In these Sept. 26, 2012, file photo, President Barack Obama and Republican presidential candidate Mitt Romney both campaign in the battleground state of Ohio. Fierce and determined competitors, Obama and Romney each have a specific mission for the string of three debates that starts Wednesday night, Oct. 3, 2012. Obama, no longer the fresh face of 2008, must convince skeptical Americans that he can accomplish in a second term what he couldn't in his first: restore the U.S. economy to full health. Romney, anxious to keep the race from slipping away, needs to instill confidence that he is a credible and trusted alternative to the president, with a better plan for strengthening the fragile economy.

Elections 2012: Wordles, Words, and Who’s Watching?

Mark Trahant

Do you see what the politicians said? What do their words look like? It turns out that’s easily done with a graphic representation in a wordle (also called a word clouds). This works by weighting the words that are used more often, so that they become denser and more pronounced.

I was curious what Barack Obama and Mitt Romney’s words looked like generated from their Q&As with Indian Country Today Media Network.

Obama Wordle

What’s striking to me is how similar their word clouds are – except for a couple of key differences. President Obama’s cloud has more words because he was more specific and lengthy in his response. Romney’s cloud has a lot of energy. Energy words, that is, such as “Keystone,” “XL,” and “Development.” It’s clear just from this picture that Romney would, indeed, approve the Keystone XL Pipeline on day one. The only thing missing is Romney’s love of coal.

Speaking of words: Paul Ryan and Joe Biden square off in a few hours for the single Vice Presidential debate in Danville, Kentucky. All of the debates start at 9 p.m. Eastern.

Romney WordleRomney Wordle

Paraphrasing Biden, it’s a Big (add your own euphemism here) Deal. Team Obama is hoping a strong performance by the Vice President could stop the improving trends for Team Romney. Nate Silver, who crunches numbers and tracks polls for The New York Times, says Biden “will probably not be able to erase all of Mitt Romney’s gains in the polls ... gains that appear to have flattened President Obama’s post convention bounce.”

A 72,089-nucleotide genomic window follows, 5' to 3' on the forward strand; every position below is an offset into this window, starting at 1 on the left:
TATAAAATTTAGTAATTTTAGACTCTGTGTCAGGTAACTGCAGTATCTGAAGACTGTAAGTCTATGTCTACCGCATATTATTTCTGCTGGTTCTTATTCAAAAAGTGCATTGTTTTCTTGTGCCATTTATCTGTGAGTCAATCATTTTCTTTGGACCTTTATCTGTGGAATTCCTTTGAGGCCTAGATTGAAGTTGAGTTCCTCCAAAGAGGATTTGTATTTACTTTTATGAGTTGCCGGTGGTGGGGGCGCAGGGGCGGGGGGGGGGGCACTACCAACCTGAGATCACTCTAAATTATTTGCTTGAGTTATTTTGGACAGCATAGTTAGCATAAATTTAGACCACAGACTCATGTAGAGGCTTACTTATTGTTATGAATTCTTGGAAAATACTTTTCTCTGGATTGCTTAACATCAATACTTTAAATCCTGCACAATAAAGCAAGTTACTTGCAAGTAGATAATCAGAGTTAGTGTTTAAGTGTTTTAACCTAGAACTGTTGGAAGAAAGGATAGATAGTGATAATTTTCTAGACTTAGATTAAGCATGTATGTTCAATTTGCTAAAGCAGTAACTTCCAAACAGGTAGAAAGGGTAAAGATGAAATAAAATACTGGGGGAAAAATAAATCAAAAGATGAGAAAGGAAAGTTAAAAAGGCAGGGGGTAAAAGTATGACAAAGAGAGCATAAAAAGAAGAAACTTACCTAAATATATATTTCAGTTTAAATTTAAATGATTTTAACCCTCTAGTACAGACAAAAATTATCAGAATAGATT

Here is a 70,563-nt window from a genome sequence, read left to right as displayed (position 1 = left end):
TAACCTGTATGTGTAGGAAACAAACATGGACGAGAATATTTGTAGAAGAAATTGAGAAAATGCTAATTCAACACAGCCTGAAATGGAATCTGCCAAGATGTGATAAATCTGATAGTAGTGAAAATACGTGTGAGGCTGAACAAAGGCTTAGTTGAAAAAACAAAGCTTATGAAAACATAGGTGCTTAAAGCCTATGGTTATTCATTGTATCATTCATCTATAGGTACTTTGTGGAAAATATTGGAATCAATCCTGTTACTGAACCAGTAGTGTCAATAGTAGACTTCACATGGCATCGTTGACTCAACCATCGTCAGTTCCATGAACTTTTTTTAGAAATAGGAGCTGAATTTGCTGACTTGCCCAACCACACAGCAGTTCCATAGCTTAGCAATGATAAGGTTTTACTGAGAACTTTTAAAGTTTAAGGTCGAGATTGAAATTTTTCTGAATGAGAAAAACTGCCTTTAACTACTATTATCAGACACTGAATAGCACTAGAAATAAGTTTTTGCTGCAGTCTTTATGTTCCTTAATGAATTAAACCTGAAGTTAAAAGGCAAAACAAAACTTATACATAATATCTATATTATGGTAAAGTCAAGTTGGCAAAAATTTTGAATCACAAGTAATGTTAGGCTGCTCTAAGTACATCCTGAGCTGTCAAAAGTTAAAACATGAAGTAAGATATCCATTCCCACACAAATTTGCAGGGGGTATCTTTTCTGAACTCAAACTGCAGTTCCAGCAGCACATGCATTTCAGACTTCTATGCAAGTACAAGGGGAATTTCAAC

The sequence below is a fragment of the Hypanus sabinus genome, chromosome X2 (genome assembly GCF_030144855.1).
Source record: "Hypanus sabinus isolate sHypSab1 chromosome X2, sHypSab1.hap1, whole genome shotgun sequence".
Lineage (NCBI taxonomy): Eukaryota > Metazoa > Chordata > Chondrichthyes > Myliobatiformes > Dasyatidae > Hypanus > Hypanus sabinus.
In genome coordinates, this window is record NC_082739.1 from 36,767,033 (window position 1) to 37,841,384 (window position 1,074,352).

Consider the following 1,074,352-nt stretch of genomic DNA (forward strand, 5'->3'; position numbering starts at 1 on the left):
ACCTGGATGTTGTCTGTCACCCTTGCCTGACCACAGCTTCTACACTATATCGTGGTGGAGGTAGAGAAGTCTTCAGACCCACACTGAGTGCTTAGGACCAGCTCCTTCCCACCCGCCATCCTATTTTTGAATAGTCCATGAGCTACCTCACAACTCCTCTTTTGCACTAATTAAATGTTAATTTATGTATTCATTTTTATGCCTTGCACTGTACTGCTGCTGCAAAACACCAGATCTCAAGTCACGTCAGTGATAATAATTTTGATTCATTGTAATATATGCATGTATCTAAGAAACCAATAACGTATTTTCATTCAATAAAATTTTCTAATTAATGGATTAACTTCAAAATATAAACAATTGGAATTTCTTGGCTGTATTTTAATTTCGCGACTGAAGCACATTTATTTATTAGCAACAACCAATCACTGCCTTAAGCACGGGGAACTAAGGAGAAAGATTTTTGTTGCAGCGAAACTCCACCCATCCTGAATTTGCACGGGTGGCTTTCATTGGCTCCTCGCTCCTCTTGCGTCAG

But in 2004 that’s exactly what happened. Then President George W. Bush appeared to have debated badly and was sliding in the polls until Vice President Dick Cheney debated John Edwards. Real Clear Politics’ Tom Bevan wrote at the time: “Cheney dominated. Actually, I thought John Edwards acquitted himself pretty well last night – and he still got killed. Cheney was in total command during the first half of the debate – which was really the only part that mattered – and he pounded on John Kerry’s record from every possible angle.”

And Team Obama is eager for a change-up because the Real Clear Politics average of polls shows that for the first time Romney is ahead, 47.4 by 46.3, or more than a single point. Obama still leads in Ohio by a point, close enough that it’s considered a toss up state by Real Clear Politics. The New York Times’ Silver still says Obama has an advantage in the Electoral College but even that gap is narrowing.

How many people will watch tonight’s debate? Probably far less than the 67 million people who viewed the Obama-Romney contest. That was even higher than four years ago when more than 54 million people saw Obama debate Sen. John McCain. What about tonight? Well, four years ago, the Vice Presidential debate set a record with nearly 70 million people tuned in. On the presidential side, the record was set in 1980 between Ronald Reagan and Jimmy Carter with nearly 81 million viewers.

Stay tuned. I’ll be live tweeting tonight, starting at 8 p.m. Eastern. I’ll follow-up shortly after the debate with my take on what was said and what it means to the election and to the policies that impact Indian country.

Mark Trahant is a writer, speaker and Twitter poet. He is a member of the Shoshone-Bannock Tribes and lives in Fort Hall, Idaho. He has been writing about Indian Country for more than three decades. His e-mail is:

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